ACLU Renews Call for Death Penalty Moratorium on Eve of International Human Rights Day and Two Scheduled Executions

December 9, 2002 12:00 am

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Statement of Diann Rust-Tierney, Director ACLU Capital Punishment Project


WASHINGTON-The Capital Punishment Project of the American Civil Liberties Union will mark December 10– International Human Rights Day — by renewing our call for a nationwide moratorium on the death penalty and highlighting recent developments in North Carolina and Oklahoma, both of which have scheduled executions for tomorrow.

On a day meant to observe universal human rights, now is the time for all citizens-and particularly the citizens of North Carolina and Oklahoma-to demand that their states stop executing individuals under systems that suffer from significant problems, including inadequate legal representation, racially biased juries and, in Oklahoma, one of the worst false evidence scandals in recent memory.

The Universal Declaration of Human Rights was adopted by the United Nations on December 10, 1948. In its preamble the document states that the foundation of freedom, justice and peace in the world stems from the recognition of the inherent dignity and equal, inalienable rights of all members of the human family.

Unfortunately many state jurisdictions in the United States disregard this tenet of justice as it relates to death row inmates and continue to apply the death penalty even as serious concerns about fairness in its application abound.

In Oklahoma, 75 percent of capital cases reviewed by a 2000 Columbia Law School study had serious errors. The same study determined that the state courts overturned capital convictions or changed sentences on appeal more than 50 percent of the time.

Oklahoma capital crime defendants continue to find themselves at the mercy of a seriously flawed death penalty system. Many have been victims of false or misleading testimony given by disgraced former Oklahoma City Forensic Chemist Joyce Gilchrist. One out of every two Oklahoma capital defendants on trial can expect to receive inadequate legal defense, have evidence missed or withheld, or expect his or her jury to receive poor instruction.

Despite these well-founded concerns, Oklahoma Governor Frank Keating plans to complete his term by presiding over four executions between now and the end of the year, including the execution of Jerry McCracken tomorrow. The general application of Oklahoma’s death penalty raises alarming questions about the overall integrity of the state’s justice system. To continue to execute men and women in the face of a system that is so fundamentally flawed is unfair and a violation of both the civil rights and human rights that our nation holds dear.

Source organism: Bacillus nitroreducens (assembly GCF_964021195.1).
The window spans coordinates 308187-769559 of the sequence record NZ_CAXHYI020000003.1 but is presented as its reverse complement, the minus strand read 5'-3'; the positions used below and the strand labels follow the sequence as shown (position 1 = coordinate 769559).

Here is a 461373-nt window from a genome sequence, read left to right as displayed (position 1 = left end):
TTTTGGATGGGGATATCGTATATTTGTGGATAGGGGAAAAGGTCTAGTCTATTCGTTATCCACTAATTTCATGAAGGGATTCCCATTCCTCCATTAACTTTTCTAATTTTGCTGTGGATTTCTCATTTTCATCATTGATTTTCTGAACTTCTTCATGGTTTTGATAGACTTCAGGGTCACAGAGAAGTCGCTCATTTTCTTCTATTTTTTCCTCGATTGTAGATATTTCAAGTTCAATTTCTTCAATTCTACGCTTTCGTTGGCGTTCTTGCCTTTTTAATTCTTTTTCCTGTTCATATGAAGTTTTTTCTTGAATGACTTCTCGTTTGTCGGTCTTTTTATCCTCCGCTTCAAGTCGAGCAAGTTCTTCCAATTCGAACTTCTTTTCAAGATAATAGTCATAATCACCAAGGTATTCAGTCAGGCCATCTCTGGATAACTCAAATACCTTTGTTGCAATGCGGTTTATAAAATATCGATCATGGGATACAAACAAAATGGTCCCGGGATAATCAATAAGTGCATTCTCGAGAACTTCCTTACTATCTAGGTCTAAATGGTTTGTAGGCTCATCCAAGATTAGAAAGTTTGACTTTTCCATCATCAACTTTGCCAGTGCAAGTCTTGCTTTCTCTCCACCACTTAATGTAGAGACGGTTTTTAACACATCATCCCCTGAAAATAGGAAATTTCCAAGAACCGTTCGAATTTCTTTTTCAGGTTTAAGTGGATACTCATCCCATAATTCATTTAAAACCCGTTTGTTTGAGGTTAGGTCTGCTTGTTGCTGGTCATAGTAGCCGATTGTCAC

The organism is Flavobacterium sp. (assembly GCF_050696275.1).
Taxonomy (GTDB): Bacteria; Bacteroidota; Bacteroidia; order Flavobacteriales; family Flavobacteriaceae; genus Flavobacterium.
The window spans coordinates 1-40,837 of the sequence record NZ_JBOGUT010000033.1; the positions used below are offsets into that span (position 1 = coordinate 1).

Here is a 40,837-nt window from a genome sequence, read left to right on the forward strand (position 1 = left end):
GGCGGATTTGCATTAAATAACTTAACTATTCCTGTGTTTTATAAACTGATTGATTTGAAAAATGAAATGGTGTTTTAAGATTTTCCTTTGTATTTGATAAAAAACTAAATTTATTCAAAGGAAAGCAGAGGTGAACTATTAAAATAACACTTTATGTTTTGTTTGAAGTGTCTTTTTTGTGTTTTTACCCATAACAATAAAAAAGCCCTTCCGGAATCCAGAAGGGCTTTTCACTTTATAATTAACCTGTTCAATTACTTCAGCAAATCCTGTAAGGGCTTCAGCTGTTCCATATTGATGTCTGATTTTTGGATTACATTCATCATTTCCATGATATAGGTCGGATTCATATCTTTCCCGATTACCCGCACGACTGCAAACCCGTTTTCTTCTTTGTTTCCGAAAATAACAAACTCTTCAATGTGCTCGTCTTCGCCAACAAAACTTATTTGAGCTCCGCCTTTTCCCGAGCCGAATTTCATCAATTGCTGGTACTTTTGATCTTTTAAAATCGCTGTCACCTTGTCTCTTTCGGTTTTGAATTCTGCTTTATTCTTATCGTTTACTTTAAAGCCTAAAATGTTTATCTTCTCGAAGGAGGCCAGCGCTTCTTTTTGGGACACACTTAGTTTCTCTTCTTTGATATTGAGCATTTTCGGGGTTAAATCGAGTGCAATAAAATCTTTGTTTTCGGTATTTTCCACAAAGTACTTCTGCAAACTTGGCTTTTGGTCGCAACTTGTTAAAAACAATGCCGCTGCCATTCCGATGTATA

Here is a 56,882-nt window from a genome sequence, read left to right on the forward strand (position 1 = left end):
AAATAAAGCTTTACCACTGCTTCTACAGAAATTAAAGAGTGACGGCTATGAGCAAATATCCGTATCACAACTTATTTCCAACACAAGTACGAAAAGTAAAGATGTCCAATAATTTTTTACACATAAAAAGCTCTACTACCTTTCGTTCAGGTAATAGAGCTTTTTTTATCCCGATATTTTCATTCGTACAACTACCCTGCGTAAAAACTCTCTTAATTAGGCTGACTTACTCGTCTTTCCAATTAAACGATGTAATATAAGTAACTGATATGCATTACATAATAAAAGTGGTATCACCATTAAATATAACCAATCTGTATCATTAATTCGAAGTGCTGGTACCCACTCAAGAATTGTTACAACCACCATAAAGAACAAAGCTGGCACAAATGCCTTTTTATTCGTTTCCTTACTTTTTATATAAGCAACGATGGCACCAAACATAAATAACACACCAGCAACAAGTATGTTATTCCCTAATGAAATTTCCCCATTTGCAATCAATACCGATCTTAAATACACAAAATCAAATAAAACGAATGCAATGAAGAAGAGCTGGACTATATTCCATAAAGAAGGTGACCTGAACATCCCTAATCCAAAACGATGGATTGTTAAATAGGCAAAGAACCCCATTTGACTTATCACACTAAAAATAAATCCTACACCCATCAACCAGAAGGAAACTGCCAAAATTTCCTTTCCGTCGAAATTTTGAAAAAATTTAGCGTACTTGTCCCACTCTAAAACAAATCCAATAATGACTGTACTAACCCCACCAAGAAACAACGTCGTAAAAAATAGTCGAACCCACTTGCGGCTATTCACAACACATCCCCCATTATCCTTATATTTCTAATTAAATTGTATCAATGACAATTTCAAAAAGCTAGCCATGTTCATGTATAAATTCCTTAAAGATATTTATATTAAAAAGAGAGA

The ACLU is hopeful that Brad Henry, Oklahoma’s Governor-elect, will give serious consideration to instituting a moratorium on the state’s death penalty in order to adequately assess the problems of the state’s system.

In North Carolina, recent revelations from a juror in the Desmond Keith Carter case point out the existence of racial bias in the state’s death penalty system. Carter, who is black, is scheduled to be executed tomorrow for the murder of a white woman. A black juror in Carter’s trial has said that he felt pressured by the white jury foreman to vote for the death penalty.

Last year, a University of North Carolina study found individuals who kill a white person in the state are 3.5 times more likely to receive the death penalty. Those odds increase even more when a person of color kills a white person. The pervasive bias inherent in the application of the death penalty shows the greater value placed on white lives.

Although whites make up only 40 percent of murder victims in North Carolina, persons who have been executed in the state have been convicted in cases where 90 percent of the murder victims were white. Further, evidence exists to suggest a pervasiveness of racial biases in other state jurisdictions. In October, the U.S. Supreme Court heard arguments in a Texas case in which a black defendant alleged that the jury selection process in his capital trial was tainted by racial bias.

North Carolina’s Supreme Court Chief Justice I. Beverly Lake has taken a courageous step in the right direction by empanelling a commission to explore the issue of innocence among prisoners on the state’s death row. It is now time for Governor Easely to declare a moratorium on all executions. Neither North Carolina nor any other state should continue to put people to death in the face of evidence that the race of the victim or the defendant plays a part in determining who should receive the death penalty.

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